Wir bedauern, daß auf Grund des Vulkanausbruchs in Island folgende transitstation Künstler und Künstlerinnen in Kopenhagen nicht teilnehmen konnten:
Samantha Sweeting (UK), Rupert Cheek (UK), Zsi Gyetvai (UK), Alex Patience (UK), Aaron McCloskey (UK), Ian Stephens (UK), Jacob Kirkegaard (D/DK), Paulina Plizga (PL), Blaise Merino (FR), Nicolas Melis (CY), Rob Mitchell (UK), Jennifer Williams & Keda (UK), Christina Georgiou (CY/FN), Charlotte Merino & Chan Hong (UK), R. Marshall & N. Bruce (UK)
Individuelle Aktionen sind kontinuierlich, Exponate bewegen sich, Prozesse verschmelzen. Der stete Wechsel erzeugt beim Besucher zu jedem Zeitpunkt eine unterschiedliche Dynamik des Erlebens.
Transitstation ist non-stop Kunst in Aktion in Kunst, wie eine Kette fortlaufender Situationen in zweimal 12 Stunden an einem Wochenende.
Künstler neben Künstler neben Kunstwerk neben Betrachter neben Künstler neben Bild neben Aktion....
Im räumlichen Mittelpunkt steht die Skulptur: ein Baugerüstsystem mit verschiedenen Ebenen, Aufgängen und Abgängen. Der Betrachter wird Teil eines Konzeptes auf die gleiche Weise, wie der agierende Künstler selbst.
Transitstation bedeutet dynamische Zusammenarbeit zwischen internationalen Künstlern und Künstlerinnen. Die Teilnehmergruppe ist immer wieder neu.
Austausch zwischen kreativen, spontanen Prozessen, die sich durch die kulturelle Herkunft im öffentlich Raum unterschiedlich präsentieren.
Kategorien und Erwartungshaltung von darstellender und bildender Kunst zu kondensieren und die Grenzen konventioneller Begriffe zu hinterfragen. Das Leitmotiv von transitstation ist Veränderung durch Erfahrung.
Ausstellung als Ereignis gibt Zugang für junge und propfessionelle Künstler und Künstlerinnen
Experimentelle und kritische Auseinandersetzung mit Konzept und Werk
Kultureller Austausch zwischen europäischen Ländern; freie und transparente Kommunikationsformen
Verwirklichung einer produktiven Zusammenarbeit mit öffentlichen, privaten und institutionell kulturellen Einrichtungen. Erweiterter Austausch zwischen Zuschauerschaft und KünstlerInnen.
Die kuratorische Planung für transitstation erfordert ein sensibles Gespür.
Transitstation is an organisation at the centre of which can be found an exhibition as event. As indicated by the name, a slight paradox, or game with words, is immanent in the institution; transitstation has evolved over the years. The word transit is al about movement, thoroughfare, travel; the word station is all about Stops, fixed platforms, meeting places. Transitstation can be termed as a structure in motion. It is an institution in which the event, the change, the rootlessness and restlessness, the network, and the expansion is inherent, but at the same time an institution established the basis of a coherent framework for meetings and gatherings between artists, performative people, materials, images and voices.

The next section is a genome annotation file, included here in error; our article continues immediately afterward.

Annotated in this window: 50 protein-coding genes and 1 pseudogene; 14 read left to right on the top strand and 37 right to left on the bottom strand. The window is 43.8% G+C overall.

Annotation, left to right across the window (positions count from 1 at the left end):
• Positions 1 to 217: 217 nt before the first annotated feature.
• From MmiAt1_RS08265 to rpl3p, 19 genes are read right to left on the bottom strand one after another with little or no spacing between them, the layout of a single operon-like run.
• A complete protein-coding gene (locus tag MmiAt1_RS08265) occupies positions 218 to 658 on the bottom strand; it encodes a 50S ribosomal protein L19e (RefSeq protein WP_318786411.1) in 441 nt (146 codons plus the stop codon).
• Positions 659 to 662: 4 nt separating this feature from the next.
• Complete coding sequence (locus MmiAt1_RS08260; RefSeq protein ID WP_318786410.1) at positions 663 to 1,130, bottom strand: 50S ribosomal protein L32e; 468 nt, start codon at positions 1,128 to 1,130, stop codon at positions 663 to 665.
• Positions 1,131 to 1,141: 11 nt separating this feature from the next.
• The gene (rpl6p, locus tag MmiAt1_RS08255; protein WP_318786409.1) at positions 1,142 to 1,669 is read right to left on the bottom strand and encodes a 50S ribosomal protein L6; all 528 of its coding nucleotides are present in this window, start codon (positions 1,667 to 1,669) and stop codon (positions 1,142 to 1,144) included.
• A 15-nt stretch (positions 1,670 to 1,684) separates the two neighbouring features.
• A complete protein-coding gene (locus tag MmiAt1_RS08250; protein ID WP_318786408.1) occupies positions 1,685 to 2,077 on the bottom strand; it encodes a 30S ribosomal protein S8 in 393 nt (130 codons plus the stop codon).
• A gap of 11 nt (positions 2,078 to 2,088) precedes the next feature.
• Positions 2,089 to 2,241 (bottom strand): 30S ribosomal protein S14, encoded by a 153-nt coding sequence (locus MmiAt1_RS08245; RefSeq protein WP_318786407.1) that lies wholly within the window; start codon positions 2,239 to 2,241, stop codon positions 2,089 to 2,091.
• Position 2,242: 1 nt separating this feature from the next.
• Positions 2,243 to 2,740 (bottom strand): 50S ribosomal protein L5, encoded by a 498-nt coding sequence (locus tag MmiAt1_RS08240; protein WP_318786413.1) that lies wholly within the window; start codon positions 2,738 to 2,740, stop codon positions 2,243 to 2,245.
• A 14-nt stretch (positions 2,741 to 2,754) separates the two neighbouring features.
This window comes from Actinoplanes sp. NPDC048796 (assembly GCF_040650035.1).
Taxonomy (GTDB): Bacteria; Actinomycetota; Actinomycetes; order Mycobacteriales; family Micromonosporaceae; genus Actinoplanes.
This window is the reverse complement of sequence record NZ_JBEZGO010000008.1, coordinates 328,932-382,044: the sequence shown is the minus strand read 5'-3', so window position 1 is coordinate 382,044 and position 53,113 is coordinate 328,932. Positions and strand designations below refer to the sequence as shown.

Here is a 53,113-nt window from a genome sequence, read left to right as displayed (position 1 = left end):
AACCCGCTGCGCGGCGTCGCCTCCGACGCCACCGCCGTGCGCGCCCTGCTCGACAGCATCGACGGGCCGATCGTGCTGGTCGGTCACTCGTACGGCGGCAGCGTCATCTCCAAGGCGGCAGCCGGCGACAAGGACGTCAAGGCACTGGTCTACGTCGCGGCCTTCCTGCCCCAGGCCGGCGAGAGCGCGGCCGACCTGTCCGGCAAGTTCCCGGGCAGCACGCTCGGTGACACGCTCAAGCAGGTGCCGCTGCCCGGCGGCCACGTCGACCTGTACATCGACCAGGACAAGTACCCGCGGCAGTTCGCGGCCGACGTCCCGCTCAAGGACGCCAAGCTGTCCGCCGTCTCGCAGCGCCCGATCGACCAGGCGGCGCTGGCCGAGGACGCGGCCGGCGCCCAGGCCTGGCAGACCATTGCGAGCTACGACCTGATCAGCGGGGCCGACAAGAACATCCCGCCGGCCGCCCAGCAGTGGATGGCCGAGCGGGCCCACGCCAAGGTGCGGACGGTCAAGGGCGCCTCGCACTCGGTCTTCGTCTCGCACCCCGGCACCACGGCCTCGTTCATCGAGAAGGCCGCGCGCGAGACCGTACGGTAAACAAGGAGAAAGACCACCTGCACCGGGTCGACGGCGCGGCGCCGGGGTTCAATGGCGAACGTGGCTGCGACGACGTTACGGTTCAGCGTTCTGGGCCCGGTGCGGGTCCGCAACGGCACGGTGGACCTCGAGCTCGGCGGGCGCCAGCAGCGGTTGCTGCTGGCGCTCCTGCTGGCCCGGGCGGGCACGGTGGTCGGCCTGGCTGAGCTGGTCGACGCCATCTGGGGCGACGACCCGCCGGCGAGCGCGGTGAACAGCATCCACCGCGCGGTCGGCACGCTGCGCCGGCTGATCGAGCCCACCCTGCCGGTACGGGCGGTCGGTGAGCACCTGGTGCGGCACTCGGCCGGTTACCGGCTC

In 2010 Copenhagen, and more specifically, The Royal Danish Academy of Fine Arts Schools of Visual Arts at Charlottenborg Castle, is the setting for transitstation. The Royal Danish Academy of Arts acts as the host and local station for transitststation, albeit in a manner quite different from that of theatre in the world of performing arts, which host a guest performance for it and then go out on tour. The point of transitstation is quite different. Transitstation already consists of a large group of international artists, affiliated to varying degrees. The artists bring ideas, experiences, perspectives, and energy to every new exhibition event without predetermined result or programme. These people have become involved with the project, as it has set up camp in European capitals such as London, Berlin and Edinburgh. In Copenhagen the network is currently expanding and transforming. New local forces are joining the project; students and professional artists from many different genres will contribute with their work and efforts to the intense two-day-long melting pot of art, action and performance. Together with the audience, and the possibilities provided locally they will create an exhibition of moving, time-based images which during these two days form part of a unique constellation - never the same, and yet an unmistakeable product of transitstation.